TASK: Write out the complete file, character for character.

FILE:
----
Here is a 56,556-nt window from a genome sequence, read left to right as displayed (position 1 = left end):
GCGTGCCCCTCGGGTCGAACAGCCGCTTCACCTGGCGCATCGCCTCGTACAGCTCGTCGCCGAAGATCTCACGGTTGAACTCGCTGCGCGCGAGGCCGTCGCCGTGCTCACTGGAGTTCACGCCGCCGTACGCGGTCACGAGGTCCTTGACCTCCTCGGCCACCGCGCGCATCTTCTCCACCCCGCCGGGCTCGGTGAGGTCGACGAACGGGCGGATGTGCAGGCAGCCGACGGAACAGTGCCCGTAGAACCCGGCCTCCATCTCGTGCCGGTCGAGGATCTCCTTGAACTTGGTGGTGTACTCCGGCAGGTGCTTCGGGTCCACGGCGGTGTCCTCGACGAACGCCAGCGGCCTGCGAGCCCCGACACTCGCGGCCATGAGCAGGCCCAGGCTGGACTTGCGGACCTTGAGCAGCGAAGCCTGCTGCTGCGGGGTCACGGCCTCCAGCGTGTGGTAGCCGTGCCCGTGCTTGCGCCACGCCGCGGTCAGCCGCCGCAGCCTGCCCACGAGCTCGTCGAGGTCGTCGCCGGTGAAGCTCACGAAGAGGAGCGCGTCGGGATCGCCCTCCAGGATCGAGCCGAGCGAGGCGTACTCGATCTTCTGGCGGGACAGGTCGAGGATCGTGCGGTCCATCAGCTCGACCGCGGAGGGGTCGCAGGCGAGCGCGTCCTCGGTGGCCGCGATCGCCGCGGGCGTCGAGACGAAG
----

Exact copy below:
Here is a 56,556-nt window from a genome sequence, read left to right as displayed (position 1 = left end):
GCGTGCCCCTCGGGTCGAACAGCCGCTTCACCTGGCGCATCGCCTCGTACAGCTCGTCGCCGAAGATCTCACGGTTGAACTCGCTGCGCGCGAGGCCGTCGCCGTGCTCACTGGAGTTCACGCCGCCGTACGCGGTCACGAGGTCCTTGACCTCCTCGGCCACCGCGCGCATCTTCTCCACCCCGCCGGGCTCGGTGAGGTCGACGAACGGGCGGATGTGCAGGCAGCCGACGGAACAGTGCCCGTAGAACCCGGCCTCCATCTCGTGCCGGTCGAGGATCTCCTTGAACTTGGTGGTGTACTCCGGCAGGTGCTTCGGGTCCACGGCGGTGTCCTCGACGAACGCCAGCGGCCTGCGAGCCCCGACACTCGCGGCCATGAGCAGGCCCAGGCTGGACTTGCGGACCTTGAGCAGCGAAGCCTGCTGCTGCGGGGTCACGGCCTCCAGCGTGTGGTAGCCGTGCCCGTGCTTGCGCCACGCCGCGGTCAGCCGCCGCAGCCTGCCCACGAGCTCGTCGAGGTCGTCGCCGGTGAAGCTCACGAAGAGGAGCGCGTCGGGATCGCCCTCCAGGATCGAGCCGAGCGAGGCGTACTCGATCTTCTGGCGGGACAGGTCGAGGATCGTGCGGTCCATCAGCTCGACCGCGGAGGGGTCGCAGGCGAGCGCGTCCTCGGTGGCCGCGATCGCCGCGGGCGTCGAGACGAAG